Full Time?: Yes

#10 Patrick Carpentier: A former open wheel racer, 2008 was the only season Carpentier entered into more than half of the races. Carpentier would have occasional starts in NASCAR’s three main divisions up to 2016, but his full time racing days are likely behind him.

Full Time?: No

#11 Denny Hamlin: Hitting the scene in 2006, 2008 was Hamlin’s third full time year in NASCAR, driving the #11 FedEx Toyota for Joe Gibbs Racing. 10 years later, Hamlin’s still driving the the #11 for Gibbs, earning a Daytona 500 along the way.

Full Time?: Yes

#12 Ryan Newman: The Rocket Man won the Daytona 500 in 2008, piloting the #12 Dodge for Penske Racing South. However, 2008 was Newman’s final year at Penske, and after five years at Stewart-Haas Racing, he can now be found driving the #31 Chevy for Richard Childress Racing.

Full Time?: Yes

#15 Paul Menard: An heir to the Menards dynasty, Paul Menard was driving the #15 Chevrolet for Earnhardt Ganassi Racing at the time of NASCAR 09. 2009 saw him move to Yates Racing, which merged with Richard Petty Motorsports in 2010. Following seven years with Richard Childress Racing, Menard is now behind the wheel of the #21 Wood Brothers Racing Ford.

Full Time?: Yes

#16 Greg Biffle: In his sixth year of racing, the Biff was behind the wheel of the #16 Ford for Roush/Roush-Fenway Racing. Biffle stayed with the Cat in the Hat for his entire full time NASCAR career, up until his departure in 2016. He has not found full time NASCAR employment since.

Full Time?: No

#17 Matt Kenseth: Kenseth was in his ninth year of full time competition in 2008, driving the #17 Fusion for Roush Fenway Racing. After two Daytona 500 victories and a championship in 2003, Kenseth moved to Joe Gibbs Racing in 2013, where he remained until 2017 when he was replaced by Erik Jones. Be it a twist of fates, however, Kenseth is now back at Roush-Fenway Racing, sharing a part time schedule with Trevor Bayne in the #6 Ford.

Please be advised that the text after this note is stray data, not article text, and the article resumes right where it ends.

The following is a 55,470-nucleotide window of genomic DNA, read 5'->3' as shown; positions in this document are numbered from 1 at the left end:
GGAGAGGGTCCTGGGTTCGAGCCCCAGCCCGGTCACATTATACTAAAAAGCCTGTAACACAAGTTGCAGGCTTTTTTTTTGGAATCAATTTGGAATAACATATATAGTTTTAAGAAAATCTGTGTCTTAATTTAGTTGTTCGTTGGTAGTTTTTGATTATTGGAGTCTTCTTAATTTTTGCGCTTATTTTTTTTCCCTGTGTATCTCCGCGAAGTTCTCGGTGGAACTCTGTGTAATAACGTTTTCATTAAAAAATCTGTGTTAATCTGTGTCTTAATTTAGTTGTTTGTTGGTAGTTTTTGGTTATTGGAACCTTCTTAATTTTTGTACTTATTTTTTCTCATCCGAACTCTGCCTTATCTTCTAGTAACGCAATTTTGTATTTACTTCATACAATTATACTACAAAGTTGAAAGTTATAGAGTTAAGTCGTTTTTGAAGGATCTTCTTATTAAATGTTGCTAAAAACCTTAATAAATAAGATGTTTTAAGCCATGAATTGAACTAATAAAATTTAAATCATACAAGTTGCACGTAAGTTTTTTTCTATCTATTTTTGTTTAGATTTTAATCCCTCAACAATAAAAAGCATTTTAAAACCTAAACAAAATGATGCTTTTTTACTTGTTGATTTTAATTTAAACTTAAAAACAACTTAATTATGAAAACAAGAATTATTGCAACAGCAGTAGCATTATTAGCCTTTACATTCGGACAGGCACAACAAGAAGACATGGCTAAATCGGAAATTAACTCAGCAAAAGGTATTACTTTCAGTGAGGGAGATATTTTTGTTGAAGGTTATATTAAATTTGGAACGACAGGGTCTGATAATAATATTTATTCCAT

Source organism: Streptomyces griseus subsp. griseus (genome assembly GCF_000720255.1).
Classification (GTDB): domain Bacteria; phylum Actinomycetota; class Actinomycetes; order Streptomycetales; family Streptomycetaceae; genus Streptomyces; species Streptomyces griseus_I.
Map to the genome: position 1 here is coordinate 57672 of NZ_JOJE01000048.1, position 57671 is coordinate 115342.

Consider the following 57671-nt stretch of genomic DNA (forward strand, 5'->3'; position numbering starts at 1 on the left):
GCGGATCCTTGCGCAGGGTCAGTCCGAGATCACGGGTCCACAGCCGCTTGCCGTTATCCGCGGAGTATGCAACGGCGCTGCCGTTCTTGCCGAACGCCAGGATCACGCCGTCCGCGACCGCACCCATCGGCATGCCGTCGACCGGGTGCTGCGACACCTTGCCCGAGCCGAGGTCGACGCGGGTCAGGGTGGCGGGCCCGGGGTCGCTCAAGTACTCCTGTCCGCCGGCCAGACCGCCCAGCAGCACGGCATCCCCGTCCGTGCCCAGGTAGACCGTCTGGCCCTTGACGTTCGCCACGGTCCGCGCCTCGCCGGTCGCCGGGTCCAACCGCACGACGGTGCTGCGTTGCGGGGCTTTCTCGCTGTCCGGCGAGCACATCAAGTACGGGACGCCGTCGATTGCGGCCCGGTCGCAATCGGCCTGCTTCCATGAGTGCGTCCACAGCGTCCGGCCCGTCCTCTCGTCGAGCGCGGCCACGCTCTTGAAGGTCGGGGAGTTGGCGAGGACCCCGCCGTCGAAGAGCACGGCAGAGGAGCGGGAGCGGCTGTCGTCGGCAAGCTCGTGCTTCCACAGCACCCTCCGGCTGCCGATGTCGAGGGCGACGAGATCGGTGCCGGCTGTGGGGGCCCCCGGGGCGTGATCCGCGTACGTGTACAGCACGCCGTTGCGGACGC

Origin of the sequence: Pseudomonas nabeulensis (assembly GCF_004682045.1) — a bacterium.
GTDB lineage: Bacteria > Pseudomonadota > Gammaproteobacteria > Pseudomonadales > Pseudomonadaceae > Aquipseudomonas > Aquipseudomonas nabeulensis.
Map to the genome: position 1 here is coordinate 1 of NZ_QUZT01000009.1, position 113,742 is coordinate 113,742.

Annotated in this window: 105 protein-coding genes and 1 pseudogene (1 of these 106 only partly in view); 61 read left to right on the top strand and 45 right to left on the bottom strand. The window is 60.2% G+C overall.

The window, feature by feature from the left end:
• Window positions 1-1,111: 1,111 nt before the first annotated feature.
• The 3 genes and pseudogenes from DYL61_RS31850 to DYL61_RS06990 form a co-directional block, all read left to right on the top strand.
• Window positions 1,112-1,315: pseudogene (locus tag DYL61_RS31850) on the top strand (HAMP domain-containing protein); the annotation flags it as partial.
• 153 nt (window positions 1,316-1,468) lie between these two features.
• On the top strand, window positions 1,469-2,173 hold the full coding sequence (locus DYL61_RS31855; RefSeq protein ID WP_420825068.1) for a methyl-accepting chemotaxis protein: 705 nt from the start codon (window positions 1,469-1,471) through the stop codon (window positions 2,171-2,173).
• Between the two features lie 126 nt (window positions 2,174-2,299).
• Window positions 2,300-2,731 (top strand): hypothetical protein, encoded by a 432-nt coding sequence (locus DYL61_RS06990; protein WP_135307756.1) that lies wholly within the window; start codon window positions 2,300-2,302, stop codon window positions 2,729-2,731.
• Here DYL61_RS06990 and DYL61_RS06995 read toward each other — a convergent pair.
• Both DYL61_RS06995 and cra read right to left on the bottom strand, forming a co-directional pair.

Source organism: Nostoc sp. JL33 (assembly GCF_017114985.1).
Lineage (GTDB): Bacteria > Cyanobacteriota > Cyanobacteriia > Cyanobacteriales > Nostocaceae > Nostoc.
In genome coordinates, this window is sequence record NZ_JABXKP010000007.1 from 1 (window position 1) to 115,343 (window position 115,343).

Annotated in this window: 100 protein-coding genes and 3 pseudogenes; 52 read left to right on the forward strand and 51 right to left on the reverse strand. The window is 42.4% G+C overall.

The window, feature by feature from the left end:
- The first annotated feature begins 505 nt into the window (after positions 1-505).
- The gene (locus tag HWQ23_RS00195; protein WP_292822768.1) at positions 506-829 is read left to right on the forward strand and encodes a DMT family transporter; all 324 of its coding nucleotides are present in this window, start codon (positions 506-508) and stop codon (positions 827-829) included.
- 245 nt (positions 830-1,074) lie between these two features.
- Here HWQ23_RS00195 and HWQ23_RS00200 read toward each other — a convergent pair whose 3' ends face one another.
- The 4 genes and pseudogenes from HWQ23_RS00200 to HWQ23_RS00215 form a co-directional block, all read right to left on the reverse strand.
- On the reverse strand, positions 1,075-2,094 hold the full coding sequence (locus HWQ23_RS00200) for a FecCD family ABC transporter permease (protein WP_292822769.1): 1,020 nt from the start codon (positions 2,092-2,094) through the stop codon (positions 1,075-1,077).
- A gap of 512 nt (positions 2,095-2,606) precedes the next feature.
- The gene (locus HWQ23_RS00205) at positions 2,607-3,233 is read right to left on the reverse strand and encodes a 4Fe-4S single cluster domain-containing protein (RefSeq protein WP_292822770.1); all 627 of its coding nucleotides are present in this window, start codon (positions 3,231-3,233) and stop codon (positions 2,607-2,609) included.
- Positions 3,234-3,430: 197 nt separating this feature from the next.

Full Time?: No

#18: Kyle Busch: After starting with Hendrick Motorsports, 2008 marked Kyle Busch’s first year with Joe Gibbs Racing. A championship and over 40 wins later, Busch is still behind the wheel with Gibbs.

Full Time?: Yes

#19: Elliott Sadler: Emporia, Virginia’s Elliott Sadler was piloting the #19 Dodge Charger for Gillett Evernham Motorsports in 2008. Sadler drove the #19 during the Gillett Evernham merger into RIchard Petty Motorsports up until 2010, his final full time Cup Series season. In 2017, Sadler raced three out of the four restrictor plate races, but he currently focuses his attention on the NASCAR Xfinity Series, a series he’s competed full time in since 2011.

Full Time?: No

#20 Tony Stewart: Okay, can we stop this analysis and take some time to appreciate Smoke’s haircut circa 2008? Anyway, 2008 was Stewart’s final year with Joe Gibbs Racing, in which he became a driver/owner at Stewart-Haas Racing. Stewart won the 2011 Sprint Cup championship, and continued to race through 2016, concluding a career as a NASCAR driver that spanned over 15 years.

Full Time?: No

#21 Marcos Ambrose: A racer from Down Under, Ambrose made five of his 10 starts in the 2008 NASCAR Sprint Cup Series driving the #21 for the Wood Brothers (including a third place finish at Watkins Glen). The Tasmania native made his full time Cup Series debut in 2009 with JTG Daugherty Racing, and moved to Richard Petty Motorsports in 2011 where he’d remain until his 2014 conclusion in NASCAR, winning a pair of races along the way.

Full Time?: No